The German Federal Cabinet on Wednesday cleared the EEG 2016 bill. Federal Minister Gabriel speaks of a paradigm shift for the renewable’s support. It looks like the government may have a very ambitious timetable in mind to get the bill through the legislative process. Continue reading ‘Federal Cabinet Clears EEG 2016 Bill – Starting the Parliamentary Race to Meet EU State Aid Law Deadlines’
The German Federal Cabinet last week agreed on three energy projects items on its energy turnaround agenda. This included the (very limited) opening of tenders for the support of renewable energies for other EU Member States, the revision of the Incentive Regulation Ordinance amending incentives towards investments into distribution networks, and the decision to implement the KFK-proposal regarding the financing of the nuclear power phase-out, including post spin-off liability.
Cabinet members and state premiers have reportedly agreed on key points of the Renewable Energy Act 2016 reform (EEG 2016). According to Chancellor Angela Merkel, final agreement has not been reached yet, but outlines and orientation points are clearly recognisable. Energy minister Gabriel said that agreement was reached on 90% of the issues.
The European Commission has declared German plans to grant EUR 1.6 billion public financing for decommissioning and subsequently closing eight lignite-fired power plants to be in line with EU state aid rules.
Last Sunday at 12:45 it was sunny and windy, and the end of a long holiday weekend. It looks like this resulted in more than 90% renewable energy, a whopping 13.6 GW of power exports, and EPEX spot intraday continuous power prices down to -178.01 EUR/MWh, with a weighted average of -144.78 EUR/MWh during that time.
The IBA Oil and Gas Law Committee is organising a conference on “Opportunities and Challenges for the Oil & Gas Business: from a North Sea and Atlantic Perspective” in Oslo from 22 to 24 June 2016. I will be on the panel discussing the Paris Agreement and its impact for the oil and gas business.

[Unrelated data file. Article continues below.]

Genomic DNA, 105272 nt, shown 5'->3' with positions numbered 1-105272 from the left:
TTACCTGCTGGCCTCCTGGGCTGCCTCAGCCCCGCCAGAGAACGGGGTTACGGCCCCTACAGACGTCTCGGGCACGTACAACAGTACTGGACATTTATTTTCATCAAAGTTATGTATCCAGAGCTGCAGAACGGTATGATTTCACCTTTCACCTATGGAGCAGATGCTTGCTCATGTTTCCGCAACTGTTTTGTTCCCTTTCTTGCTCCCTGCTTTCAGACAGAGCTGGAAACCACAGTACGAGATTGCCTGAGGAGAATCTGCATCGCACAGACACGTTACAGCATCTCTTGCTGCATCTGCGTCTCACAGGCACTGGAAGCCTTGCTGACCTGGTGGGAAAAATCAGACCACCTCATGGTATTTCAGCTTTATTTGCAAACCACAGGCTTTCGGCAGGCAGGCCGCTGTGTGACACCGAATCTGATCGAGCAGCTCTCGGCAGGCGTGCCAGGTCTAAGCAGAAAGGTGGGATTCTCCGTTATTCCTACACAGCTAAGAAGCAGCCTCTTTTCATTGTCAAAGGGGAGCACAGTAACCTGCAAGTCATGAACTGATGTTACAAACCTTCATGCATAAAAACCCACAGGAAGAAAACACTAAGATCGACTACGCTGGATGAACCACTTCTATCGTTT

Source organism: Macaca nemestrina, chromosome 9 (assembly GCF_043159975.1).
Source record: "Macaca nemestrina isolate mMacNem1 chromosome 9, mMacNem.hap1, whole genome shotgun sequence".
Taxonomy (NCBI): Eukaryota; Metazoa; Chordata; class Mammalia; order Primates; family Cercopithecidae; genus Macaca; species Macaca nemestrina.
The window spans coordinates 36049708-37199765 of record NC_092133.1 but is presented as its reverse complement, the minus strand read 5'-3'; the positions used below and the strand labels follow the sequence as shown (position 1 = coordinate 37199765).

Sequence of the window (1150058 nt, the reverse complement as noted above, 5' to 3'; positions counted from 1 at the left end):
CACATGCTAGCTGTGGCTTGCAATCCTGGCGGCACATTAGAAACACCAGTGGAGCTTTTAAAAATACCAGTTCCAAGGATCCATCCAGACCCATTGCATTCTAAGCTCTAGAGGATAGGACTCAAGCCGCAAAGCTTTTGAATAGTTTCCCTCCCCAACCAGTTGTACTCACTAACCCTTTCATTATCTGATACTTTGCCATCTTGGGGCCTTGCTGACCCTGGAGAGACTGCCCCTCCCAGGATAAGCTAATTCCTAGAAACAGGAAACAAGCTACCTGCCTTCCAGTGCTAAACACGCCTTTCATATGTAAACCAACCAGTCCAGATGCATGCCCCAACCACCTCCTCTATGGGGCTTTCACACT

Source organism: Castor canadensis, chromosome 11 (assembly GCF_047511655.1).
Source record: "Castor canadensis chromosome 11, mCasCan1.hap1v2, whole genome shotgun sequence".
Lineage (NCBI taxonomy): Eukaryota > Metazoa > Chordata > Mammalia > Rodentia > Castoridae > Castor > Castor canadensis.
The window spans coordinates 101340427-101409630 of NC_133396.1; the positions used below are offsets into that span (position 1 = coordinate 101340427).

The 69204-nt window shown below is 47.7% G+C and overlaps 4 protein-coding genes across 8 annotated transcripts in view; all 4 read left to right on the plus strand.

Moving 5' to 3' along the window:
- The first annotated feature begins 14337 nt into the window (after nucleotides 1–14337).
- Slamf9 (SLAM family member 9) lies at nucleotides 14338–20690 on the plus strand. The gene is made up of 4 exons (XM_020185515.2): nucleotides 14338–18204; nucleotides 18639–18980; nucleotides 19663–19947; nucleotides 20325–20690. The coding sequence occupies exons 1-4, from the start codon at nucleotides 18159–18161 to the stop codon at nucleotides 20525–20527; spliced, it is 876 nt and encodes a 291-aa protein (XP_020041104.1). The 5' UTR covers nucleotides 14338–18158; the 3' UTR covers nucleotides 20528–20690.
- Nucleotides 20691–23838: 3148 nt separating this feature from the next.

The EU’s General Court today sided with the Commission’s view that the EEG 2012 involved state aid. It rejected Germany’s arguments to the contrary, seeking annulment of a Commission decision of 25 November 2014 on a scheme for the support of renewable electricity and of energy-intensive users.
The Bavarian Constitutional Court today decided that the controversial 10h minimum distance requirement for wind power plants in Bavaria is in line with the constitution. Pursuant to the so called 10h-regulation (10H-Regelung) contained in the revised Bavarian Building Code, wind power plants have to maintain a minimum distance from residential housing of ten times the total height of the wind power plant.
After the Federal Ministry for Economic Affairs and Energy launched its consultation on the proposed revision of the Incentive Regulation Ordinance (ARegV), it is now looking at the comments. For the most part, the revision shall bring changes for distributions system operators, encouraging modernisation of the distribution grid to make it better suited to deal with increasing amounts of renewable energy. Continue reading ‘Revision of Incentive Regulation Ordinance’
To boost electric car sales in Germany, the government last week presented a new initiative, proposing incentive premiums of EUR 4,000 for all-electric cars and EUR 3,000 for plug-in hybrids. The initiative was presented after a high-level meeting at the Chancellery between several ministers and car industry representatives. The project is still on the political level, so that several details of this e-mobility initiative still have to be worked out. As half of the premium shall not be paid by the government but by (participating) car manufacturers, we still have to see who will pay the premium, and whether commercially the premium will be only half of the politically announced figure.